“He seemed nice. Quiet, though. Kept to himself a lot.” You would expect to hear this in which context:
A) A high-school yearbook
B) A memorial service
C) The aftermath of a shooting spree that has left several people dead
If you answered ‘C,’ you aren’t alone. Which is probably why Anneli Rufus wrote this book.
I first encountered Party of One: The Loners’ Manifesto as a serendipitous find in a used book store. This must be one of those books that depends on recommendations between friends and chance encounters for sales, since I can’t imagine it being the focus of a multi-city high-profile book tour. I met the book and read it in 2006. I read it again last month, a little anxious that I might not like it as much the second time around—so many books can’t survive a second reading. I need not have worried: I still like the book, I still see the same faults in it that I did the first time, and I still want to promote it. Really, the only difference between then and now is that now I have a blog.*
This is a book that sings the praises of the solitary lifestyle (yes, I’m discussing it on the day dedicated to romantic togetherness). And praise this lifestyle Rufus does, from pointing out earlier admiration for solitary types in the days of film noir to challenging the stereotype of the loner** as likely mass-murderer. Loners in art, in relationships (not an oxymoron), with religious beliefs, as solo adventurers: Rufus touches upon many aspects of modern life as seen from the solitary viewpoint. It makes for a refreshing read if you’ve gotten tired of hearing how loners are dangerously antisocial, miserably lonely, socially retarded, and/or mentally ill.
Books that make an impression on you because you see yourself in them are difficult to see objectively. Much of why I like Party of One is because Rufus put into words things that I hadn’t realized I knew until I read them on the page. When I read “Writing is done alone. People do not talk about the things they do alone,” I was so impressed by that observation, I think I posted the quote at three different sites (now four). I was rather proud of myself for not plastering half the book on the Internet, which was a temptation any time I hit a passage that left me going, “Yes, that’s it exactly!” In others’ reviews, I’ve read criticisms that Rufus relies too heavily on anecdotes rather than research, that she repeats herself, that she didn’t have enough material for a book so that her work feels padded. I can tell that this is a book that slipped past my defenses: while I agree with the criticisms, I also don’t care. And that seems to be the way of it for many who read the book: it gets high ratings from people like me who read it and had the “yes, me too!” experience. Others, not so much.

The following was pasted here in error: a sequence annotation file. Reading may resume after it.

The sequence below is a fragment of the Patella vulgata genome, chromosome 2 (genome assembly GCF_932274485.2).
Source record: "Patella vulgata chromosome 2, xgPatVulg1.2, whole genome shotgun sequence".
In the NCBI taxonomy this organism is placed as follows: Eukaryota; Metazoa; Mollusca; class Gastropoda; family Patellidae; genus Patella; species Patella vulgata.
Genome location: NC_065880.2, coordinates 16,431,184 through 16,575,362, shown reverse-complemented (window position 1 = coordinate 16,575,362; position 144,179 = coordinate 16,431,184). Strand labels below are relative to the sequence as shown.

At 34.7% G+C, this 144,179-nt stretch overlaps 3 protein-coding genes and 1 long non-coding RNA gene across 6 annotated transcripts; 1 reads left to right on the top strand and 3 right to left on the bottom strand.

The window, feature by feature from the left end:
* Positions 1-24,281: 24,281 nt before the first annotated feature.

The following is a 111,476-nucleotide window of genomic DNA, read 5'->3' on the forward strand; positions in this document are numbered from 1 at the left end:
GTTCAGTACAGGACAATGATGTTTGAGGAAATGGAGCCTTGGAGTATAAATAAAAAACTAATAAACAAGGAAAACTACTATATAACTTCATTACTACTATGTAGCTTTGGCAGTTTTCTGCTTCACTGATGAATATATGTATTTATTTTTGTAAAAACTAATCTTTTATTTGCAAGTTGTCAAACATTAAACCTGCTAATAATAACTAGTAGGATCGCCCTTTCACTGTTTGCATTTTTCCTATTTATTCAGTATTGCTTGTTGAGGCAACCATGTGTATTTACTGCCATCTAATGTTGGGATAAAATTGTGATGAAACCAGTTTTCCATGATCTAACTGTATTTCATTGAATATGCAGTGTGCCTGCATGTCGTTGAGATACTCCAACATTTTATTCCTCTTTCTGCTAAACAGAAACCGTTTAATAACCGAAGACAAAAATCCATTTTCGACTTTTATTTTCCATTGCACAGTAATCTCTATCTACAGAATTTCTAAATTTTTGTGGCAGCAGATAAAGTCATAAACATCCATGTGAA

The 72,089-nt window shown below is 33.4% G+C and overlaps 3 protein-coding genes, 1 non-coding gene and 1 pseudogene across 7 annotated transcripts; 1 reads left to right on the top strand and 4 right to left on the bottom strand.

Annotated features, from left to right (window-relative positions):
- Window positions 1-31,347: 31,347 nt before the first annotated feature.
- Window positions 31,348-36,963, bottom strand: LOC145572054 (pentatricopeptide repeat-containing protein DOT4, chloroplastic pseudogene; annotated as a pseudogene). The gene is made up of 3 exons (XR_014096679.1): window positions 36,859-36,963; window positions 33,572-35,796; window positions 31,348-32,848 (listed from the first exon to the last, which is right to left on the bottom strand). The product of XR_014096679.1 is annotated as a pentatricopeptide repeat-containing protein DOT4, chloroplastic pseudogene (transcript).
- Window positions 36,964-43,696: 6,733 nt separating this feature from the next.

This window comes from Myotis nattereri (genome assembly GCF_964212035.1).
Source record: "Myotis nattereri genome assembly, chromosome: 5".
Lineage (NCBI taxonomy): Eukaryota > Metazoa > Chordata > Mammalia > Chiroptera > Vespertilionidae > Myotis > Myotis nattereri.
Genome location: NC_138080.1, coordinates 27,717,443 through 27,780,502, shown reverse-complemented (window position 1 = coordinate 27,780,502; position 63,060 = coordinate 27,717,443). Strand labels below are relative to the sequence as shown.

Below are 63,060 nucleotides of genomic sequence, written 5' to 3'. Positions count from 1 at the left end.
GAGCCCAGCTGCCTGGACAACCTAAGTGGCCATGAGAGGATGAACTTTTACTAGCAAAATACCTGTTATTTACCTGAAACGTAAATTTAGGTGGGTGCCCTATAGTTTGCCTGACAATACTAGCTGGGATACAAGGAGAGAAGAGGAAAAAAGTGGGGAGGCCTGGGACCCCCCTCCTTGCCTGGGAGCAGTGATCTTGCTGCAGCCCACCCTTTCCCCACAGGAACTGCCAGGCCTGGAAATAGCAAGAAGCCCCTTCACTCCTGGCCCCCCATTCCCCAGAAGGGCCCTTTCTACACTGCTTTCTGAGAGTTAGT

That said, the author and I part ways on her us-against-the-world tone. She refers to nonloners in a contemptuous and patronizing manner, especially in the first few chapters. Like super-rich food, a rant or two was satisfying, but I found a steady stream of ranting to be distasteful. I finally hauled out the dictionary and reviewed the definition of manifesto, just in case I’d misunderstood and a harsh stance was mandatory (nope: it’s simply “a public declaration of principles, policies, or intentions, especially of a political nature” according to The American Heritage Dictionary of the English Language, 4th edition). It left me frustrated; it’s difficult to press a good book on friends if you’re reasonably certain that it’s going to take jabs either at them or their friends and family. Indeed, if you’ve got an extrovert willing to learn more about how the solitary quarter lives, you might want to start with Jonathan Rauch’s classic article in The Atlantic, “Caring for Your Introvert” instead.
Go on. Try it. And if you enjoy it, know that you’ll have plenty of fellow fans, none of whom will feel like getting together to discuss it.
*Back in 2006, I would have had to slip discussion of the book into a face to face conversation. Now I can be restrained about the whole thing. It’s just a blog post. If I’ve intrigued you, I’ve given you enough information to find the book on your own. If you’re not interested, you can just click away to another site. And if you know me in real life, be relieved that I haven’t yet bought a loaning copy and shoved it into your hands with a wild light in my eyes.
**Rufus prefers the term loner to introvert and I see her point. But, probably because I learned the term through lay exposure to the MBTI rather than Jung’s original writings, I understand introvert to mean what she means by loner. So I bounce between those terms and between nonloners and extroverts for those people the book isn’t about.